• Hi, Ellen –

      Hmm . . . I would say I’ve had some forward progress in both areas (healing not-so-perfectly and men) but that they continue to bring angst. I’m not sure I’lll ever reach a point of “healed” in either area, but I have reached a point where the discomfort is mostly tolerable.

      Thanks for all the great insight!

      – Marie

  3. Bless your heart, darling. I know so well the feelings you’re expressing here — not about the same exact things, of course, but the general cycle of them; that sense of being absolutely unwilling to keep trying. At the point in therapy at which you wrote this, there is a dreadful sense that the farther you get up the ladder of healing, the worse it’s going to be when you fall off, and the fall seems inevitable. I also love the spirit I see here, in which “all” you’re going to ask of yourself is another twenty years. I know, that feels so much safer than contemplating a whole life, but committing to twenty years is committing to life. I think this is what Edward saw so clearly in you: that you were committed to living, but not ready to take the vulnerable risk of admitting wants and needs. Because once life knows what you want, by God, it will punish you for it.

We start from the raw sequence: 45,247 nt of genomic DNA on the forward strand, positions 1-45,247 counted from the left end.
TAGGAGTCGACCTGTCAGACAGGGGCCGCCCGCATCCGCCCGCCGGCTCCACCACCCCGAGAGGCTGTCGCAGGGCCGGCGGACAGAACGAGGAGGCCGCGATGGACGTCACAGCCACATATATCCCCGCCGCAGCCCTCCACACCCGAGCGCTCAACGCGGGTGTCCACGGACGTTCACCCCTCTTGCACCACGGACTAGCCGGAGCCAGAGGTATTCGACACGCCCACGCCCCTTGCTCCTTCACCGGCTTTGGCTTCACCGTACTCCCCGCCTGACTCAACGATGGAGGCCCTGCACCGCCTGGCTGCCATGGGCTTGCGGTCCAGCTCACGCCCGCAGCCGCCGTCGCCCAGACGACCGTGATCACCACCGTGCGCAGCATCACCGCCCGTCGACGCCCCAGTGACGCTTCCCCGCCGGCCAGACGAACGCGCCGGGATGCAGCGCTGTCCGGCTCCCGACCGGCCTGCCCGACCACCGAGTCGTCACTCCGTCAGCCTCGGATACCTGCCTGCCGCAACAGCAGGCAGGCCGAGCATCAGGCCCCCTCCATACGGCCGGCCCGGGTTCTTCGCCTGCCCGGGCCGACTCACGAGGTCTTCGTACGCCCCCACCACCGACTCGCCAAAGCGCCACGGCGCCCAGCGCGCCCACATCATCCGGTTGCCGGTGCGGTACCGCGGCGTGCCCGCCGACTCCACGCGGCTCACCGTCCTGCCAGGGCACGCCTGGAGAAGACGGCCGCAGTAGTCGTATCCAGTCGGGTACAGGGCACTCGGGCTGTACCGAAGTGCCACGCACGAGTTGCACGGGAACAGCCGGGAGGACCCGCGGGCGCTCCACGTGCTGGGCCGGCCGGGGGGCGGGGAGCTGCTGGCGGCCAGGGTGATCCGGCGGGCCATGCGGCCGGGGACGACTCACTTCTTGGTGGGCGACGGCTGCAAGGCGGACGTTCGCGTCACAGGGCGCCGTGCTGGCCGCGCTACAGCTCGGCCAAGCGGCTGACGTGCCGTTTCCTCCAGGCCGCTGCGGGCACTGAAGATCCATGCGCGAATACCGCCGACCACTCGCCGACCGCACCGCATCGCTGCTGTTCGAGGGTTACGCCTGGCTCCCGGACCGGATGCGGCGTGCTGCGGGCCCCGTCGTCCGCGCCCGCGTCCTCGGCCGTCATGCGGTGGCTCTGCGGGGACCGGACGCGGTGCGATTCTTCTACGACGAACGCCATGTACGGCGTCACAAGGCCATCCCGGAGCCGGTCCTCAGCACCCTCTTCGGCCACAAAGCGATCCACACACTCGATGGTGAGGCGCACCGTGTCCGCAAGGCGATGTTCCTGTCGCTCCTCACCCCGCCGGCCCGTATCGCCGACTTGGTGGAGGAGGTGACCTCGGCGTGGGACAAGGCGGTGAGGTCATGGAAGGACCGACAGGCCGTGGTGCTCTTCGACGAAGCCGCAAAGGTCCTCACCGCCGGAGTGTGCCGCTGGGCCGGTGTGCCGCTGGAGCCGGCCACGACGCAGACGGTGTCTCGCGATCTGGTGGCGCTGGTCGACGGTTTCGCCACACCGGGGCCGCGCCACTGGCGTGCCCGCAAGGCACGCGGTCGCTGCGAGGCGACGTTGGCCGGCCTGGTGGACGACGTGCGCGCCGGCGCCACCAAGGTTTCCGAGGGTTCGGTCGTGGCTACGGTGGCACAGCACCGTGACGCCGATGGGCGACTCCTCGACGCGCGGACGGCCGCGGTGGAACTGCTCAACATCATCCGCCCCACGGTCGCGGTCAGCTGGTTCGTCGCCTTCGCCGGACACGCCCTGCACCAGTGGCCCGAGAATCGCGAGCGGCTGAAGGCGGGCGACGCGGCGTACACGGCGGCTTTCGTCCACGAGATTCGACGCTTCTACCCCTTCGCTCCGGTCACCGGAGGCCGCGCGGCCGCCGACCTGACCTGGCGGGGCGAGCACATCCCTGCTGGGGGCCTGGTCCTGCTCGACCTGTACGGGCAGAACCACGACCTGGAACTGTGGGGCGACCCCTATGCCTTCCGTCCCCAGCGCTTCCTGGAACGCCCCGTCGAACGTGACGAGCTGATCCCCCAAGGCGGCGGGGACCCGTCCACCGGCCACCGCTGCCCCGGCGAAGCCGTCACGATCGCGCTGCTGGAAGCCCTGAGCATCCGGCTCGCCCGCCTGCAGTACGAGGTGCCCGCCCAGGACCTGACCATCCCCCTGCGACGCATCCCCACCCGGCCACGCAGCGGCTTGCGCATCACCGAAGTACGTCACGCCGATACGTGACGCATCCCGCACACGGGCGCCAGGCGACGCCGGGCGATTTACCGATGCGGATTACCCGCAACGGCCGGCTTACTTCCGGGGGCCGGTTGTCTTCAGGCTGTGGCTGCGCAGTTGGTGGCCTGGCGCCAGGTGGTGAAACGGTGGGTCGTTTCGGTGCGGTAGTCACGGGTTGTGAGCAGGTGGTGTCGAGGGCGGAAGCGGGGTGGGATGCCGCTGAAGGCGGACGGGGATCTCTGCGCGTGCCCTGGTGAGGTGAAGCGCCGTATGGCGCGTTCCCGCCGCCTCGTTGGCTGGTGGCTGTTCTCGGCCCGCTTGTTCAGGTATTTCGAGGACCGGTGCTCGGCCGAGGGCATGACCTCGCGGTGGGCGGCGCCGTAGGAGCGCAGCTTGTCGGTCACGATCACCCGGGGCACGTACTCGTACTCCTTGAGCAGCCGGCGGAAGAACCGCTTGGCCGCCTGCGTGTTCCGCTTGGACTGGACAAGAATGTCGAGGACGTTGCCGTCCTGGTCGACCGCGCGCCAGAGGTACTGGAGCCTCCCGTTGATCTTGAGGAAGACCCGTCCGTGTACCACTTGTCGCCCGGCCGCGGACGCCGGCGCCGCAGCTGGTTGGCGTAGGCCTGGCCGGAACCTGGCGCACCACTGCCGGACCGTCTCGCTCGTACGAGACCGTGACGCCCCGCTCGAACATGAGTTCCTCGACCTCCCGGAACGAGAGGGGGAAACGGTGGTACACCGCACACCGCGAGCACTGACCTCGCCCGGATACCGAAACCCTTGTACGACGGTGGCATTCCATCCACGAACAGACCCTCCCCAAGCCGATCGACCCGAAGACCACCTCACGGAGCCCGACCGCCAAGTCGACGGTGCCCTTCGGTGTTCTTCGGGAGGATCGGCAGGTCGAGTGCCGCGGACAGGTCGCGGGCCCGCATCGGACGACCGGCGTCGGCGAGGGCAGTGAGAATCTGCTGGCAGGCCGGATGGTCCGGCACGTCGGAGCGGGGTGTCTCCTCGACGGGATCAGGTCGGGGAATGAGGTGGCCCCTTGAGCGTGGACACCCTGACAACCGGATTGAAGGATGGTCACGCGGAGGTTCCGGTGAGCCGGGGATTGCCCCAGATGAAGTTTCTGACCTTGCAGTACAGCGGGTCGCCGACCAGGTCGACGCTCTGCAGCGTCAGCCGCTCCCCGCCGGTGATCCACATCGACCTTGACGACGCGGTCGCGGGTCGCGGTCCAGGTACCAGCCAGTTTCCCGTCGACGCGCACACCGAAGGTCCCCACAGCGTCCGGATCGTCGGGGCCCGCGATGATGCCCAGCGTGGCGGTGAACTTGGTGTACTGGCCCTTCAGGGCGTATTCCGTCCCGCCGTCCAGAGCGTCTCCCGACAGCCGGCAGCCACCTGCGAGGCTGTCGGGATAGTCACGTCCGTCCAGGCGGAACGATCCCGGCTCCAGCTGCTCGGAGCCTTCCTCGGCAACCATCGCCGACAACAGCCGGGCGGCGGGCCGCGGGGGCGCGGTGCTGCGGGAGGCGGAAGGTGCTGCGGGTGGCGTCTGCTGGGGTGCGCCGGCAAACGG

This painful place you arrived at isn’t surprising after the series of positive risks you took; different parts of the self heal at different rates. And success can be the most threatening and terrifying thing to parts that haven’t yet learned to trust the instincts of Adult Marie.

    • Hey, David –

      Yes . . . you put into words so very well what I was and still am experiencing. That up and down rollercoaster can be a painful ride. It is amazing how quickly and completely I can go from a joyful place to a hopeless place. I think, now, I’ve reached a place where the ups and downs are not so high and low. And that is good.

      Thank you for giving me some solid language for my experience!

      My reply is going to be a bit brief as I’m sitting in a car in front of a closed coffee shop in Red Cloud, Nebraska, stealing wi-fi . . . it’s the only connection available to us for miles around. We have to keep the car doors open because it is really, really hot, even this late in the evening. The bugs are eating me alive. (I’m on my bi-annual vacation with my best friend, Melodie.)

      – Marie